Chicago Santana found himself on the wrong side of the law in the last few years and facing a 30-year sentence. Fortunately, he learned and understood the law and even after being offered an 8-year plea deal, Santana fought for his freedom and came out victorious.
Wrongful entry and searches led to him being vindicated and back making music, something he perhaps took for granted prior to his arrest. He’s back in the studio and recently released a new single, “Fell In LuV,” featuring White Collar Suge. Santana also has his own label, “Always Talkin Money,” where he plans to work with younger artists while pumping out his own music as well.
Realizing time is not always on your side, Santana vows to up the ante and push out more music to satisfy his supporters. Rebuilding his brand and his name is high on the priority list, as well.
The DMV [D.C., Maryland, Virginia] rapper talks to Zenger about how he got his Chicago name, opens up about his trials and tribulations and lessons learned along the way.
Percy Crawford interviewed Chicago Santana for Zenger.
Zenger: You stepped away from music to take care of a very serious legal situation. How did it turn out for you?
Santana: Everything turned out good for the most part. But what I always tell people, you got real life and then you got entertainment. And from the outside looking in, it will always look like it’s just entertainment, but dealing with regular life, family, legal situations and all of that, you gotta make sure home is alright first.
Zenger: What did you learn from the legal situation that you went through?
Santana: Man… that’s a good question. I’m going to honestly tell you, me dealing with legal situations from a juvenile up to now, what I’ve learned is, you gotta be smart. If you’re an intelligent person, you learn a little bit. And I know some people have more challenges than others. It’s a bunch of law shows and court TV shows out there, but I learned as a person how this all works.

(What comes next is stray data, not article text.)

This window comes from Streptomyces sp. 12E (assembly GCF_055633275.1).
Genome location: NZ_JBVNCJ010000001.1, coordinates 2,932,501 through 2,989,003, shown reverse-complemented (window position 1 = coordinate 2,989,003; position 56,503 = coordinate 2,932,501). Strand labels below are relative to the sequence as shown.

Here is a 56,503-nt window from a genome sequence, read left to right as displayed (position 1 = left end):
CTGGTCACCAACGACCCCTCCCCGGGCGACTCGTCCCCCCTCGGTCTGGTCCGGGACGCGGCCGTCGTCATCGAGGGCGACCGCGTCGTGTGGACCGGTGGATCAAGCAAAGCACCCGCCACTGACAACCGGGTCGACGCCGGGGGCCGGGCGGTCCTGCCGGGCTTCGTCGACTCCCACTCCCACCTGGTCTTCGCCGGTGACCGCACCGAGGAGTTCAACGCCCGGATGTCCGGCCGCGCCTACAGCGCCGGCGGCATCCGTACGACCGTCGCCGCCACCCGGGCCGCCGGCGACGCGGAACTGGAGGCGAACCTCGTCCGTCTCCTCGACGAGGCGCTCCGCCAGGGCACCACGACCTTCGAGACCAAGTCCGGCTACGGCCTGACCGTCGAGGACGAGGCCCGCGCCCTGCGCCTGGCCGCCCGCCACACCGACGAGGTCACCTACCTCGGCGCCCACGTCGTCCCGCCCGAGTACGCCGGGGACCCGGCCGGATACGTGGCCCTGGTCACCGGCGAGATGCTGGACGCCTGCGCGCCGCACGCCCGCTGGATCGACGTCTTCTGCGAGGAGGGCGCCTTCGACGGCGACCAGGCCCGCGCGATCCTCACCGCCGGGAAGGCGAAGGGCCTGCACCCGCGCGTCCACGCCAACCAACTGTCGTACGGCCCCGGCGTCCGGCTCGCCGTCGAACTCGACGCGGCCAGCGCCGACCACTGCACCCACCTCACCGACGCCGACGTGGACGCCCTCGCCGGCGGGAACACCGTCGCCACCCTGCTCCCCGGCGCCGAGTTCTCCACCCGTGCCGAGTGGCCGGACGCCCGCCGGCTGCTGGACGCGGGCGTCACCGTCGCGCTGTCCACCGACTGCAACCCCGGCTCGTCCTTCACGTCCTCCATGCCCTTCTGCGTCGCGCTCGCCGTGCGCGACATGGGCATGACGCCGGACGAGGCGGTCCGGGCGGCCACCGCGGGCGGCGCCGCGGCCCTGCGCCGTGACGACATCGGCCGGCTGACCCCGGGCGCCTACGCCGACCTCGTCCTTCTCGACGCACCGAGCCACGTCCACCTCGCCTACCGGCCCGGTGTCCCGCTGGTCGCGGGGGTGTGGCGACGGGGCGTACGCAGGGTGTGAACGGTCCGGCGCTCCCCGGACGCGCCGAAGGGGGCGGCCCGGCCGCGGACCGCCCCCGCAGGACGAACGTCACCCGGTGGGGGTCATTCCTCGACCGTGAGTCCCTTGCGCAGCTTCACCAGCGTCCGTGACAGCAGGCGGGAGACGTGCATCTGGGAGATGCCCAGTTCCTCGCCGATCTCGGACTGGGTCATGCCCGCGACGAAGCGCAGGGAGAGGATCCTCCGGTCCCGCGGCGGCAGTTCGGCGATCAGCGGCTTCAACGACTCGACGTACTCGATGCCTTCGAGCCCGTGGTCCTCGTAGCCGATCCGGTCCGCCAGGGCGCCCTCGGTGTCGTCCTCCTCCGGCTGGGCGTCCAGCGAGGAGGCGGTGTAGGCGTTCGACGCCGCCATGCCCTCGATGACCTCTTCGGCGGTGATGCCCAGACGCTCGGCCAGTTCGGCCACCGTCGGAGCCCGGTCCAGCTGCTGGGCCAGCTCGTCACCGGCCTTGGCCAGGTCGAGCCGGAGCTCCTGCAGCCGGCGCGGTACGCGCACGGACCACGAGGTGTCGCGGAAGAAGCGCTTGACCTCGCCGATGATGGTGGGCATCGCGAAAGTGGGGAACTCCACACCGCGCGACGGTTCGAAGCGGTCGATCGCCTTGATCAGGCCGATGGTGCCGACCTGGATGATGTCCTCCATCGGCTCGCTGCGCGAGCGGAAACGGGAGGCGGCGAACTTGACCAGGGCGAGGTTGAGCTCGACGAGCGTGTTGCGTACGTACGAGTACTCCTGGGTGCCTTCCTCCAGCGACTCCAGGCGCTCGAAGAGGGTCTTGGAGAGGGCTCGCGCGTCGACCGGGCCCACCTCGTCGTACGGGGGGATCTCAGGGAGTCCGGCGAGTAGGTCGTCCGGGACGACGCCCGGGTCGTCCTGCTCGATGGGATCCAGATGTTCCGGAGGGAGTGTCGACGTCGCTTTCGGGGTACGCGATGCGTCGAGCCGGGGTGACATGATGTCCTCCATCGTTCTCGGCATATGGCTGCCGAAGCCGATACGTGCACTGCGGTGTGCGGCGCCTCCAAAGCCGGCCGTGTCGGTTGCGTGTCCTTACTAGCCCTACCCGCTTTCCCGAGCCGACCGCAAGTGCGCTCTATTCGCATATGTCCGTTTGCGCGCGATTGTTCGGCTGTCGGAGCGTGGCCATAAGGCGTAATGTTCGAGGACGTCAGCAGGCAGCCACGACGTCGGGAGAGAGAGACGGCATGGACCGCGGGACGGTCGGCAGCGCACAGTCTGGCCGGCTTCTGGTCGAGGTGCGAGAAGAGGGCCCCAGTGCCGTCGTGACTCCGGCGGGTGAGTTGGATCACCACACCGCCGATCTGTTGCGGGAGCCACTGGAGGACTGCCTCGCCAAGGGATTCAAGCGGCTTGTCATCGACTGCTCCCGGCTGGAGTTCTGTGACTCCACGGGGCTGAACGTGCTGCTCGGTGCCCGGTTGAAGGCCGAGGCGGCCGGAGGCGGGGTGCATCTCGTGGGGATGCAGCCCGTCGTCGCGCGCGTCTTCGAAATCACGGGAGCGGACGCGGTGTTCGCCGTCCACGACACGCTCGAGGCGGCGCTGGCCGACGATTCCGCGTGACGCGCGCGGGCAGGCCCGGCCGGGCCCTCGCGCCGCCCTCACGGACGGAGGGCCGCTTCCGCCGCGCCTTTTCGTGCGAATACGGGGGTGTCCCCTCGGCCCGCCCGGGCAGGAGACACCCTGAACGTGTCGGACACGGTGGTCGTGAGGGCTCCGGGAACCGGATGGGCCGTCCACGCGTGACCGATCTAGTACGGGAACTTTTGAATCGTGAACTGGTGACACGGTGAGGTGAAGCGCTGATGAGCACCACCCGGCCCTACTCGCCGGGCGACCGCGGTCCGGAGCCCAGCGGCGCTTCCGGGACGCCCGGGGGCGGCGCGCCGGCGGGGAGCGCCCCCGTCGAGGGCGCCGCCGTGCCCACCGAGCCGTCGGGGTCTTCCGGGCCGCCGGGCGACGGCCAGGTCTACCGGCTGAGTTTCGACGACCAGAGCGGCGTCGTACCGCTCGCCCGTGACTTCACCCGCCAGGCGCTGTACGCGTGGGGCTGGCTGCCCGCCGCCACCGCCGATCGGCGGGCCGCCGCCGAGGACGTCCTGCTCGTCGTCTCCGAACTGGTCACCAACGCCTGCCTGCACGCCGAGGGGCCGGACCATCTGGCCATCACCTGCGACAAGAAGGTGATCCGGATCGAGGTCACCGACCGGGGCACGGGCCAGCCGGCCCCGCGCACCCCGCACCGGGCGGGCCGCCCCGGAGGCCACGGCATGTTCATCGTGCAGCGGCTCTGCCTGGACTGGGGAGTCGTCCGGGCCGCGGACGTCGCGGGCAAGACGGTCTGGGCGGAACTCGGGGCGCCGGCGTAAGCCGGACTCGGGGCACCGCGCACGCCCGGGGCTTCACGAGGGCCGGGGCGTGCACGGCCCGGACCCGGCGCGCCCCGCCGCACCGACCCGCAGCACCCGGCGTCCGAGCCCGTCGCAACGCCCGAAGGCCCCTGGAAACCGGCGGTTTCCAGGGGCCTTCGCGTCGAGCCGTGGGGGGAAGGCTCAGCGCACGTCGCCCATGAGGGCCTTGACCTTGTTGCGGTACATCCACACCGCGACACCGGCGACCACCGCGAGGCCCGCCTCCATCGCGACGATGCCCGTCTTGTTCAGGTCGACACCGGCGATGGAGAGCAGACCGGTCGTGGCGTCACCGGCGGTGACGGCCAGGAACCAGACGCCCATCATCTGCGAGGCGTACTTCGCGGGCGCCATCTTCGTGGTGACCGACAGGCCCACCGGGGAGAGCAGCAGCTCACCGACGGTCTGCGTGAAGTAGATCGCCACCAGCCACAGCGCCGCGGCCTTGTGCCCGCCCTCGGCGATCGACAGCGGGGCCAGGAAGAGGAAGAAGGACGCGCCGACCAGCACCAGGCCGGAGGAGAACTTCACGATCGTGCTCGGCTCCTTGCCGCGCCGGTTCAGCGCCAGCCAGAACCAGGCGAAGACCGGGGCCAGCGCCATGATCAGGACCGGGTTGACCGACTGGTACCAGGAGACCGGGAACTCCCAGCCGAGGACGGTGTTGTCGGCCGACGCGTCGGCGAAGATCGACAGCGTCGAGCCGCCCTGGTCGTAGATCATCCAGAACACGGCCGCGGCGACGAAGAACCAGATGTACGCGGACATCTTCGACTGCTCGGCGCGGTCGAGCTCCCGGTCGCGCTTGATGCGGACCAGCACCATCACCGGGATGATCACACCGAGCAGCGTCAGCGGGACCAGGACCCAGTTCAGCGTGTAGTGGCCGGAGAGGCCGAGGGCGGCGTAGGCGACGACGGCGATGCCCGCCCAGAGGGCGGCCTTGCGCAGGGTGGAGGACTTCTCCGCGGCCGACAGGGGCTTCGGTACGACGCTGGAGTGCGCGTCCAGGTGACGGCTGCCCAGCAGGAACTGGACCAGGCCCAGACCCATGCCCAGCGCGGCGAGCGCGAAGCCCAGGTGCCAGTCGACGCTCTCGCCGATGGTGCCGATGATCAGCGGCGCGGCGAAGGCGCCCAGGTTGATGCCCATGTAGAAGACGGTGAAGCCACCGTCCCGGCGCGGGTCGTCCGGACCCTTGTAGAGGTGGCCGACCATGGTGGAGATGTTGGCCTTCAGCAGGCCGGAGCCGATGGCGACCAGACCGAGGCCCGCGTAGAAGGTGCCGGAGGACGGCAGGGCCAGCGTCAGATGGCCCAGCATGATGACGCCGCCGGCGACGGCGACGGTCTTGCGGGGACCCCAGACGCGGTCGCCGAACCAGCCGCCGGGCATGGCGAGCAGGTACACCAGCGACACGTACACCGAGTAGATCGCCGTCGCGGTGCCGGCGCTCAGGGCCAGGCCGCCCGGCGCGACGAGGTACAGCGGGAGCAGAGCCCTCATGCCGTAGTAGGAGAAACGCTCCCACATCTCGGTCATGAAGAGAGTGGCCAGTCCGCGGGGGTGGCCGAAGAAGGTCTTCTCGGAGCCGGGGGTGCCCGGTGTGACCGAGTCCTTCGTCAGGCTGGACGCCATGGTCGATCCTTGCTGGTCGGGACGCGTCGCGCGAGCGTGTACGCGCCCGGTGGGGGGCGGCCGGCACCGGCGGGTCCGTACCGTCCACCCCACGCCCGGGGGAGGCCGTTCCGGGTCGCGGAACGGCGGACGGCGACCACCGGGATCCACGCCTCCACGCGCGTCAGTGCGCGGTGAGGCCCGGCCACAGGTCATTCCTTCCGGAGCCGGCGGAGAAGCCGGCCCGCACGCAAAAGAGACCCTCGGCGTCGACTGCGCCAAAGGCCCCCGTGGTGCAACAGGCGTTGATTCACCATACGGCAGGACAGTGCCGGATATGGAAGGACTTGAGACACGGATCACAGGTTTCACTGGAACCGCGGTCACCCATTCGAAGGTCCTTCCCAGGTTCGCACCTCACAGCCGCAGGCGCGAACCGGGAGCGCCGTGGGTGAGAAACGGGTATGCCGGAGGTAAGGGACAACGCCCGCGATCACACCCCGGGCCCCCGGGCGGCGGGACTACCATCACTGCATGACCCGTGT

If you don’t have the knowledge, you’re going to suffer. I feel like that’s anything in life. That’s why they say knowledge is power. Especially in the law system, if you don’t have any type of knowledge, you can get played with. What I’ve learned is, you have to really pay attention, know what’s going on, and not assume you know everything.
Zenger: I’m definitely not here to interrogate you, and I don’t know how much you can speak on your situation, but can you discuss some of the legal issues and what you were facing, because it was some real time?
Santana: I had a couple of different situations, but the main situation that I had, I allegedly got caught with some firearms and drugs. It was a big distribution and unregistered weapons case. I’m in the D.C. and Maryland area; you have states like Tennessee and Florida where you can open carry. Their gun laws are lenient. Out here, it’s like if you get caught in New York with a gun. They are going to give you a mandatory five years for it. There are no fines or tickets; if you don’t have that special paperwork to carry it, you going to jail.
The only way you can carry a gun out here is if you’re a police officer or security. If you have a business, you have to write a motion. You have to do a lot to legally carry a gun here. But at the same time, you want to protect yourself. Because we are by the nation’s capital, they make it difficult for everybody.